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Signature Productions is ‘Singin’ in the Rain’

"I’m singin’ in the rain, just singin’ in the rain, what a glorious feelin’, I’m happy again …"

Yes, he will be singin’.

Yes, it will be rainin’.

Yes … on the stage.

"When we decided to do this show a couple of years ago, we decided we were going to do rain," says Leslie Fotheringham, artistic director of Signature Productions, which goes into previews of "Singin’ in the Rain" on Monday. "We’ll see how far the splash will go. We talked about giving the audience ponchos."

Given how sporadically it spritzes here, indoor showers seem a reasonable alternative in the stage incarnation of the happiest movie musical ever made, the 1952 gem about the dawn of talking pictures, starring Gene Kelly, Debbie Reynolds and Donald O’Connor.

(Watching Kelly tap-splash with joyful abandon in the iconic title-song sequence, his dance partner a twirling umbrella, doesn’t make you smile? Sorry, you’ve got rocks in your heart.)

Clacking as he strolls in tap shoes at rehearsal, Evan Litt — facing the imposing task of tackling Kelly’s role of silent film star Don Lockwood — anticipates a month of dancing and drenching. "I’m looking forward to the rain and not looking forward to the rain," he says on a night before the precipitation apparatus is installed.

"I’m anxious to see if I’ll be slipping all over the place. There are times when I throw my umbrella up in the air. I’m going to get soaked, especially when we have two-show days."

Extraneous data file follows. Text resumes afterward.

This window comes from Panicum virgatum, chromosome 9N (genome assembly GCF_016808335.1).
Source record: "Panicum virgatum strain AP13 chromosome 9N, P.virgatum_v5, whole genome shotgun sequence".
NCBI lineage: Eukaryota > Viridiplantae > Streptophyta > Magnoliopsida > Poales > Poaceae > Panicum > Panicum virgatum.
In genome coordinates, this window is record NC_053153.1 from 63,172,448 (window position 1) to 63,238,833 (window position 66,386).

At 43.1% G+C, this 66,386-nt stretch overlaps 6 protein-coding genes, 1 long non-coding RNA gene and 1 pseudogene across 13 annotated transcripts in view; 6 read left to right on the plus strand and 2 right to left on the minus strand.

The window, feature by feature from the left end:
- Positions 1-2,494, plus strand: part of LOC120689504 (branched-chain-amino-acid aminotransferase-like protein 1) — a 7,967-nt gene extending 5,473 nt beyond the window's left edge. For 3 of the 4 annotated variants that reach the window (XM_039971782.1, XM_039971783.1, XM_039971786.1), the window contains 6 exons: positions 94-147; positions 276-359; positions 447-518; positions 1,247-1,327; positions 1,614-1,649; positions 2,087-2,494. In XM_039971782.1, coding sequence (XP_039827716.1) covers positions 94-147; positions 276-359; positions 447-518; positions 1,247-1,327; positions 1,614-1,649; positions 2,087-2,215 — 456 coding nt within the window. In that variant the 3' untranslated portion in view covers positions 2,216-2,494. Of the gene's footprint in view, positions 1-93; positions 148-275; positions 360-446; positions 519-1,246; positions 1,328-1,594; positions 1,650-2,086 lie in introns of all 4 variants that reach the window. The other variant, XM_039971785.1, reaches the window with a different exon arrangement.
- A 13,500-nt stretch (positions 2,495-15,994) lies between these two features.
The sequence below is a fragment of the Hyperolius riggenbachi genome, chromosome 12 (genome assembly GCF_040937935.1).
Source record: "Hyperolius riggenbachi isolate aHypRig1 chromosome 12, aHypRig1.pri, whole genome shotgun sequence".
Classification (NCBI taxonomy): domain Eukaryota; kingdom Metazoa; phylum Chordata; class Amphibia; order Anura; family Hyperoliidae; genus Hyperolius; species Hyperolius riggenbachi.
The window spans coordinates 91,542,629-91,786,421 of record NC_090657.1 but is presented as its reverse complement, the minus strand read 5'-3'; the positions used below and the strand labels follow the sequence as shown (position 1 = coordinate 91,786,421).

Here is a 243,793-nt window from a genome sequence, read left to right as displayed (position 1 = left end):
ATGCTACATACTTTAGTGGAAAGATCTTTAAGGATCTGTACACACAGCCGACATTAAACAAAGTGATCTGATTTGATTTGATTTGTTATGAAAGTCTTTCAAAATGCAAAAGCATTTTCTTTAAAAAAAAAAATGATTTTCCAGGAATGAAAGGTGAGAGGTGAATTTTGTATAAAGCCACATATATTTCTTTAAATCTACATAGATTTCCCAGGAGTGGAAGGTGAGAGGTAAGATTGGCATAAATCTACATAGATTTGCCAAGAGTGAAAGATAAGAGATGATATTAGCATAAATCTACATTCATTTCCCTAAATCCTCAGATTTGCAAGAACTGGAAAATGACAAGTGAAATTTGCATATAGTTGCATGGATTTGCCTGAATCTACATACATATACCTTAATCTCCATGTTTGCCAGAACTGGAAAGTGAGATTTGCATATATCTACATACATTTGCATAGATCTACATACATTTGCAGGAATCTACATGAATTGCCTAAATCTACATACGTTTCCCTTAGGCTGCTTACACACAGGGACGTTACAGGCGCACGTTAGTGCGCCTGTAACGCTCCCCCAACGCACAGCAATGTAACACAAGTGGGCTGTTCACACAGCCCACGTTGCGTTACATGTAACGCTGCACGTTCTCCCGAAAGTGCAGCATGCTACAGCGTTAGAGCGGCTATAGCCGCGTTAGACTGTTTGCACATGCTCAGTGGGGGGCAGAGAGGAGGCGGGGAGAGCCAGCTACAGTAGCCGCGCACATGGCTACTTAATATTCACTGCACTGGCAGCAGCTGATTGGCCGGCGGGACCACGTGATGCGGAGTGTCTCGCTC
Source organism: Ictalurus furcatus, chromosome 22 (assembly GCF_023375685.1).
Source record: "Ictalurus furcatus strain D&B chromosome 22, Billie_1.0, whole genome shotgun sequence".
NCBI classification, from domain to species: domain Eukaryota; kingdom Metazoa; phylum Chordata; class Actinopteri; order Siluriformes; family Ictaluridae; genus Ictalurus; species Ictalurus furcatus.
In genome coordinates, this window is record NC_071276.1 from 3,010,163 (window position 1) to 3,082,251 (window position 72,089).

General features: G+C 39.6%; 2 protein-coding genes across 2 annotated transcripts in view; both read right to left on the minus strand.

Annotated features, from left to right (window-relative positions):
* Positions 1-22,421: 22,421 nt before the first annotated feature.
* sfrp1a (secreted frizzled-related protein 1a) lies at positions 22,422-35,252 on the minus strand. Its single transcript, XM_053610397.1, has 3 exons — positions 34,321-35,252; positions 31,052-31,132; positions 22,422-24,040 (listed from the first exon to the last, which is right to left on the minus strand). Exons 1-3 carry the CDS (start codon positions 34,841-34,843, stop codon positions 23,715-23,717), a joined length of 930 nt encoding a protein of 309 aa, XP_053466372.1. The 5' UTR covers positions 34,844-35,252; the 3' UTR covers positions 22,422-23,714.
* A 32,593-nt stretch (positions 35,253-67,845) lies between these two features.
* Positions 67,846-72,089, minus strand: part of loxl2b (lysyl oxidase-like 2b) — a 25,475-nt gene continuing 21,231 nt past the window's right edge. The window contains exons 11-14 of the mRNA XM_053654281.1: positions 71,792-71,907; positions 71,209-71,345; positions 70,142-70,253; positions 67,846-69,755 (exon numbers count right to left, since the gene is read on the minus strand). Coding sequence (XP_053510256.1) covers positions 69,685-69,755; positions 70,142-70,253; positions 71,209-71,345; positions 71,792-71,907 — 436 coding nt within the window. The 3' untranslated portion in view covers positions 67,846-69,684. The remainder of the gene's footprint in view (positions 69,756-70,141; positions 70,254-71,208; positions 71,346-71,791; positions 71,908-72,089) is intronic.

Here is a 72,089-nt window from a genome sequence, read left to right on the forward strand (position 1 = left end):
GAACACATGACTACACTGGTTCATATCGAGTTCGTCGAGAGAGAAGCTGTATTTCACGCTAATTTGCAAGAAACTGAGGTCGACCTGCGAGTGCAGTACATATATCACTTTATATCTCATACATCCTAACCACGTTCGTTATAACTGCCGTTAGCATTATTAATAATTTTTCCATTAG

"I’m laughin’ at clouds so dark up above, the sun’s in my heart and I’m ready for love …"

Clad in very un-early-20th-century garb — jeans, Harley-Davidson T-shirt and backward Los Angeles Angels cap — Litt climbs onstage. Paired with co-star David McMullin as Don’s sidekick, Cosmo (the O’Connor role), they practice another "Singin’ " classic, "Fit as a Fiddle," the two fake-strumming violins, gliding across the stage in energetic vaudevillian style. (When was the last time you heard anyone utter the lyric, "Hey-nani-nani and a ha-cha-cha"?)

"We always want to rehearse, even if we can’t breathe, we can’t move, our legs are sore," Litt says. "Let’s do it again!"

Why this sunny choice with the soggy effects? "I was thinking how much fun ‘Thoroughly Modern Millie’ was," says Fotheringham about a past production. "The music brought me so much joy. I thought, ‘What else could I do that would bring the same amount of joy and happiness?’ Oh — ‘Singin’ in the Rain.’ I don’t think anybody knew how big this thing was until we started getting into it."

Set in the fading era of silent film, "Singin’ " tells a tale of Lockwood, Cosmo, dewy aspiring actress Kathy Selden (Reynolds’ role) and Lina Lamont, providing the comic oomph as Lockwood’s leading lady, whose grating pipes endanger her continued stardom in talkies.

"We do the original tap choreography from the movie, but the trickiest part has been singing while doing all of that," says Shannon Winkel, who plays Kathy, about a challenge never confronted by their movie counterparts, who could record their tracks separately.